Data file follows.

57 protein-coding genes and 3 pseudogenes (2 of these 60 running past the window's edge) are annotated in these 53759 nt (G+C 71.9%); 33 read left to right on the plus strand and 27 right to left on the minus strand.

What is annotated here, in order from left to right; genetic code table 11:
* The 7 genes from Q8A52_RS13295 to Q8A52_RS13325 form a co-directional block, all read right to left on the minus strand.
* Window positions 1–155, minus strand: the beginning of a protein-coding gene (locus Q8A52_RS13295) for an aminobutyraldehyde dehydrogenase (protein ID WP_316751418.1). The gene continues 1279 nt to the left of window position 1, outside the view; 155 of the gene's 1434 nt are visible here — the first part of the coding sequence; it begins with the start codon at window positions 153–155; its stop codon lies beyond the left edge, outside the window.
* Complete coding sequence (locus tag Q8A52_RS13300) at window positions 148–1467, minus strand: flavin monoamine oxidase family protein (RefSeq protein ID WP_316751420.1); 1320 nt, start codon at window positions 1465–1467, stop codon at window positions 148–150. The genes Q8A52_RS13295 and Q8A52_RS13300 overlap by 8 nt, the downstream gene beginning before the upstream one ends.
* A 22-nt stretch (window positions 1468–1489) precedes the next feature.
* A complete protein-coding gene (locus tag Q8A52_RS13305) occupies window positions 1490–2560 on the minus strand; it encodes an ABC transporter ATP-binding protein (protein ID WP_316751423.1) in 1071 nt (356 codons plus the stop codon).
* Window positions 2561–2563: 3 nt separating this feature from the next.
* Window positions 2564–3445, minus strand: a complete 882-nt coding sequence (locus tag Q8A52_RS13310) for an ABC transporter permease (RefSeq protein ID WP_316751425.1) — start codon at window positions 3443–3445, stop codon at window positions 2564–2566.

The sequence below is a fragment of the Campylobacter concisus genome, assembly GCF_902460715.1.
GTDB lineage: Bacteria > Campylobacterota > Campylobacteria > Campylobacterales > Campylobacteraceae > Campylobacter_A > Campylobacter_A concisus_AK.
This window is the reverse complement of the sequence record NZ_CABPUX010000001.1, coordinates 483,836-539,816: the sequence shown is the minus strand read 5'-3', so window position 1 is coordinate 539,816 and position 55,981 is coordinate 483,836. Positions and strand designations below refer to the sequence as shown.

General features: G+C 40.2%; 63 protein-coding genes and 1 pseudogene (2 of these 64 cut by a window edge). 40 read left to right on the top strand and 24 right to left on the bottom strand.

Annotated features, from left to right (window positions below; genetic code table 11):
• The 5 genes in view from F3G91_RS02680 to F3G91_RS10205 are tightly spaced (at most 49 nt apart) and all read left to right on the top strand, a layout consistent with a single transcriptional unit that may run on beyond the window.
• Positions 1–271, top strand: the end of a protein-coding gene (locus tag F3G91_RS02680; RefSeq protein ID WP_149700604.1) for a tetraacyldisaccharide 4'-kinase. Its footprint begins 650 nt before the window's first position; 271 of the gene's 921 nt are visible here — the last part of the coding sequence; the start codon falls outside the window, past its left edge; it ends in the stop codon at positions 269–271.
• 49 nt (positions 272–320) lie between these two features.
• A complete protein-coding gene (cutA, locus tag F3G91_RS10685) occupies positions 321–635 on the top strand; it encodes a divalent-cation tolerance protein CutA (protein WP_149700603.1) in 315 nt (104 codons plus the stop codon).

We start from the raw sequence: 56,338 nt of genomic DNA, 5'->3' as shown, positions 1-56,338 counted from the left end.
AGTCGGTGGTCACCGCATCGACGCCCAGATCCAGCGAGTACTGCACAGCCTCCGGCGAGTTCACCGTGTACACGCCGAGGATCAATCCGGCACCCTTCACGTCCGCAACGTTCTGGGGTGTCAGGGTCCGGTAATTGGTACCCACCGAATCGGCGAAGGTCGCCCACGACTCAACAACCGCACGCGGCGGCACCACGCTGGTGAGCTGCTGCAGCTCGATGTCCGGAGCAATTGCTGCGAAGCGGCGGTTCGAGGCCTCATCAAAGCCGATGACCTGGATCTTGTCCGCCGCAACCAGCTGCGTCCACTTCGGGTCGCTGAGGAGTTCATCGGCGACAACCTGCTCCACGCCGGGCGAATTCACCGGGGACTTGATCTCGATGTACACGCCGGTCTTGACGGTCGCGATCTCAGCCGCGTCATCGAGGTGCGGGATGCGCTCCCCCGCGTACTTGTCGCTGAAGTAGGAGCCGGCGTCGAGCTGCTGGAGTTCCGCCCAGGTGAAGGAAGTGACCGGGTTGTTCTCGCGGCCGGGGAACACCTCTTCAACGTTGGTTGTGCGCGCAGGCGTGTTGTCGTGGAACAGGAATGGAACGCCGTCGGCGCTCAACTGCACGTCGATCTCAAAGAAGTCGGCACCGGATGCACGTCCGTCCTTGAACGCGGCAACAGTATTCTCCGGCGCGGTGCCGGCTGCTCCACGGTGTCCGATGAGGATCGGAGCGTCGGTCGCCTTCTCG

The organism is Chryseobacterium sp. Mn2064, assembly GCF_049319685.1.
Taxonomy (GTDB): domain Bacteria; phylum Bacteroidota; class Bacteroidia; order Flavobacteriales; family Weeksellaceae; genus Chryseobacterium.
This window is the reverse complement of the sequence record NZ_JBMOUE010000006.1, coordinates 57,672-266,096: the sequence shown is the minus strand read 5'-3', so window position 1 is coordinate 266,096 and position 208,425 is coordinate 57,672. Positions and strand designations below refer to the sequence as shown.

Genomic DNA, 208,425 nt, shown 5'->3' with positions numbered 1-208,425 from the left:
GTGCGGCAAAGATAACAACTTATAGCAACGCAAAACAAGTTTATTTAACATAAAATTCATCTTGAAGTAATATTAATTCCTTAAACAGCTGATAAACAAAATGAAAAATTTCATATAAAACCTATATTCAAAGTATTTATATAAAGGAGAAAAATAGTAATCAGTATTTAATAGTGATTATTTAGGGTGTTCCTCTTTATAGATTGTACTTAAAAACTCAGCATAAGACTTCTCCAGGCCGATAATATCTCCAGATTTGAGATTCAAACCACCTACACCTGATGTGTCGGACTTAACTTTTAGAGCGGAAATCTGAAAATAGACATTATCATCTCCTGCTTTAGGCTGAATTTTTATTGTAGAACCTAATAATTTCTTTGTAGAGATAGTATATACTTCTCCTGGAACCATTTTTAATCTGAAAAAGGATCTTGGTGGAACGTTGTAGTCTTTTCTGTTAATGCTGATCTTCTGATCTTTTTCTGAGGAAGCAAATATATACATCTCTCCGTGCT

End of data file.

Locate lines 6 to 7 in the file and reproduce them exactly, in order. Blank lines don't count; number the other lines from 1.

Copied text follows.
* A 22-nt stretch (window positions 1468–1489) precedes the next feature.
* A complete protein-coding gene (locus tag Q8A52_RS13305) occupies window positions 1490–2560 on the minus strand; it encodes an ABC transporter ATP-binding protein (protein ID WP_316751423.1) in 1071 nt (356 codons plus the stop codon).